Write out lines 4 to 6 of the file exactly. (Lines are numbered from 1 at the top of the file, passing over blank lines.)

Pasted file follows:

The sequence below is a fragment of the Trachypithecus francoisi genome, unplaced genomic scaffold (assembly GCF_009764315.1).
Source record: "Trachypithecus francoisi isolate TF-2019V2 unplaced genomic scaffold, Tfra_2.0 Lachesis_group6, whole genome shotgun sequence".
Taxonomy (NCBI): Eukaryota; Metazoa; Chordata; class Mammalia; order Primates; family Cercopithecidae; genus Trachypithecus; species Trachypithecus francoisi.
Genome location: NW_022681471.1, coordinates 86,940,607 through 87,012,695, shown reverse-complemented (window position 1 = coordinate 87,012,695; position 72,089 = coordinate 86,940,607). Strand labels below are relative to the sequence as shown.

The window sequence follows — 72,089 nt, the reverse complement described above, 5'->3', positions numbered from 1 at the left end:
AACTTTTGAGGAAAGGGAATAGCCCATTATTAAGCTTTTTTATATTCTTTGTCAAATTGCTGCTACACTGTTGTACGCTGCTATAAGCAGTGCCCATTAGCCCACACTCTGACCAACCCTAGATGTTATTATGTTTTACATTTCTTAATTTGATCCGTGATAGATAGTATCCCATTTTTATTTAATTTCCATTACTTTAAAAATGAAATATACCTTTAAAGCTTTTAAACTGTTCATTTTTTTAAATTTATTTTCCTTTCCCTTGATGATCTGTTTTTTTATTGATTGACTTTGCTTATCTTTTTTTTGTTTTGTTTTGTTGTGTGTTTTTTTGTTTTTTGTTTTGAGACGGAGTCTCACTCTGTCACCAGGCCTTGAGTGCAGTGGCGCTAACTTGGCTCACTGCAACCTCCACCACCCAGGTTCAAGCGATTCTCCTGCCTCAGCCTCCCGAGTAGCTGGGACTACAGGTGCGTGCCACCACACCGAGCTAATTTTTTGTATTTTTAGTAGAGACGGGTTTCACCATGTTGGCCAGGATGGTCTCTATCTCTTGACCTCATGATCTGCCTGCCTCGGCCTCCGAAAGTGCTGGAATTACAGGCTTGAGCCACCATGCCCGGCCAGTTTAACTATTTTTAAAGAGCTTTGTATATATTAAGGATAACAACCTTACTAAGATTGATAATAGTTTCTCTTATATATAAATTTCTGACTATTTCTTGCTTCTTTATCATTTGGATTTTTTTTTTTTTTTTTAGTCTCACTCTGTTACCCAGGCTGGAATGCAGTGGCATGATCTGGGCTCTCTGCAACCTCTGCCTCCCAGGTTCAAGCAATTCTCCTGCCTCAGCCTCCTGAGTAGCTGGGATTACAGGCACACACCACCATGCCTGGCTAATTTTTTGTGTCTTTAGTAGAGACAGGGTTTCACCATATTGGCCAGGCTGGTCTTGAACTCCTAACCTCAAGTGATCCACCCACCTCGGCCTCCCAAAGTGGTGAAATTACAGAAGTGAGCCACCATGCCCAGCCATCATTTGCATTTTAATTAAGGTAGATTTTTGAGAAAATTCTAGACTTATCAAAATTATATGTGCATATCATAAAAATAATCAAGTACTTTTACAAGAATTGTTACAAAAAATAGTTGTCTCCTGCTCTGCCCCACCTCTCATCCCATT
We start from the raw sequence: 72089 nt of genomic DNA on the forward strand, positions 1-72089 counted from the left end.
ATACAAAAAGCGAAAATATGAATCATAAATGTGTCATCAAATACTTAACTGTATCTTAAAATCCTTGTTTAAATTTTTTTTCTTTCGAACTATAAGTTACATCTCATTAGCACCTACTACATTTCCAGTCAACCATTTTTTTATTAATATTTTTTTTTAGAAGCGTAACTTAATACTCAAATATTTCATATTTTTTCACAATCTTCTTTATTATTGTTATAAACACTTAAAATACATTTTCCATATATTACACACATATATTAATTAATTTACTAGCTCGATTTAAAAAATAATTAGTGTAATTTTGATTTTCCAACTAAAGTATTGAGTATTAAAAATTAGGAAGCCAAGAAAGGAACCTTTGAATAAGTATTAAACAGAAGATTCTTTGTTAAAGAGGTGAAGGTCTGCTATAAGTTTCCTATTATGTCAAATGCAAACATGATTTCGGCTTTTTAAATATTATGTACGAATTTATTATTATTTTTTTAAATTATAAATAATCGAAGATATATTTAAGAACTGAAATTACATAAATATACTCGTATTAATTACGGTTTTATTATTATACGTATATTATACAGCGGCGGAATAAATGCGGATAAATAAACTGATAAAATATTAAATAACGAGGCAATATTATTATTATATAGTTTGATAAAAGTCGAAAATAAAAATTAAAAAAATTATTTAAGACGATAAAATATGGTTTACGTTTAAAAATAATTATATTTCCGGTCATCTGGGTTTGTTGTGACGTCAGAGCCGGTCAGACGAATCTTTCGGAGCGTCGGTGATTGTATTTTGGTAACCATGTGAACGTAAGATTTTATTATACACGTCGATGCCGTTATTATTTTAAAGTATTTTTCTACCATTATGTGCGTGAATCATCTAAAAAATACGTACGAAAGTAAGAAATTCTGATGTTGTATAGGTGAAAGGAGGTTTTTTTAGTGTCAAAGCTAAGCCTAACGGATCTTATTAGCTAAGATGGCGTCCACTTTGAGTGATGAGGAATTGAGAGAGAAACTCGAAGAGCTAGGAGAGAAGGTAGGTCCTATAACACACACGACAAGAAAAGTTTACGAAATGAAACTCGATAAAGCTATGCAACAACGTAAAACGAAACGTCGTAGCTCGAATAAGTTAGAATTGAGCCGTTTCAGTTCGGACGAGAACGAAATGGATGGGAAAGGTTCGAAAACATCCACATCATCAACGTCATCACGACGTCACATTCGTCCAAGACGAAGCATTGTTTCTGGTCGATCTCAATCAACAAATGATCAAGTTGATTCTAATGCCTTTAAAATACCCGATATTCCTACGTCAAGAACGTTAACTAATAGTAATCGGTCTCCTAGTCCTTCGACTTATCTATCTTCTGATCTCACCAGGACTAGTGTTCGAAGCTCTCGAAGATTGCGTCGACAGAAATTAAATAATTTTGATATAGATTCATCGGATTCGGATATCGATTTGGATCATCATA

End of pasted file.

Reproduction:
Genome location: NW_022681471.1, coordinates 86,940,607 through 87,012,695, shown reverse-complemented (window position 1 = coordinate 87,012,695; position 72,089 = coordinate 86,940,607). Strand labels below are relative to the sequence as shown.

The window sequence follows — 72,089 nt, the reverse complement described above, 5'->3', positions numbered from 1 at the left end:
AACTTTTGAGGAAAGGGAATAGCCCATTATTAAGCTTTTTTATATTCTTTGTCAAATTGCTGCTACACTGTTGTACGCTGCTATAAGCAGTGCCCATTAGCCCACACTCTGACCAACCCTAGATGTTATTATGTTTTACATTTCTTAATTTGATCCGTGATAGATAGTATCCCATTTTTATTTAATTTCCATTACTTTAAAAATGAAATATACCTTTAAAGCTTTTAAACTGTTCATTTTTTTAAATTTATTTTCCTTTCCCTTGATGATCTGTTTTTTTATTGATTGACTTTGCTTATCTTTTTTTTGTTTTGTTTTGTTGTGTGTTTTTTTGTTTTTTGTTTTGAGACGGAGTCTCACTCTGTCACCAGGCCTTGAGTGCAGTGGCGCTAACTTGGCTCACTGCAACCTCCACCACCCAGGTTCAAGCGATTCTCCTGCCTCAGCCTCCCGAGTAGCTGGGACTACAGGTGCGTGCCACCACACCGAGCTAATTTTTTGTATTTTTAGTAGAGACGGGTTTCACCATGTTGGCCAGGATGGTCTCTATCTCTTGACCTCATGATCTGCCTGCCTCGGCCTCCGAAAGTGCTGGAATTACAGGCTTGAGCCACCATGCCCGGCCAGTTTAACTATTTTTAAAGAGCTTTGTATATATTAAGGATAACAACCTTACTAAGATTGATAATAGTTTCTCTTATATATAAATTTCTGACTATTTCTTGCTTCTTTATCATTTGGATTTTTTTTTTTTTTTTTAGTCTCACTCTGTTACCCAGGCTGGAATGCAGTGGCATGATCTGGGCTCTCTGCAACCTCTGCCTCCCAGGTTCAAGCAATTCTCCTGCCTCAGCCTCCTGAGTAGCTGGGATTACAGGCACACACCACCATGCCTGGCTAATTTTTTGTGTCTTTAGTAGAGACAGGGTTTCACCATATTGGCCAGGCTGGTCTTGAACTCCTAACCTCAAGTGATCCACCCACCTCGGCCTCCCAAAGTGGTGAAATTACAGAAGTGAGCCACCATGCCCAGCCATCATTTGCATTTTAATTAAGGTAGATTTTTGAGAAAATTCTAGACTTATCAAAATTATATGTGCATATCATAAAAATAATCAAGTACTTTTACAAGAATTGTTACAAAAAATAGTTGTCTCCTGCTCTGCCCCACCTCTCATCCCATT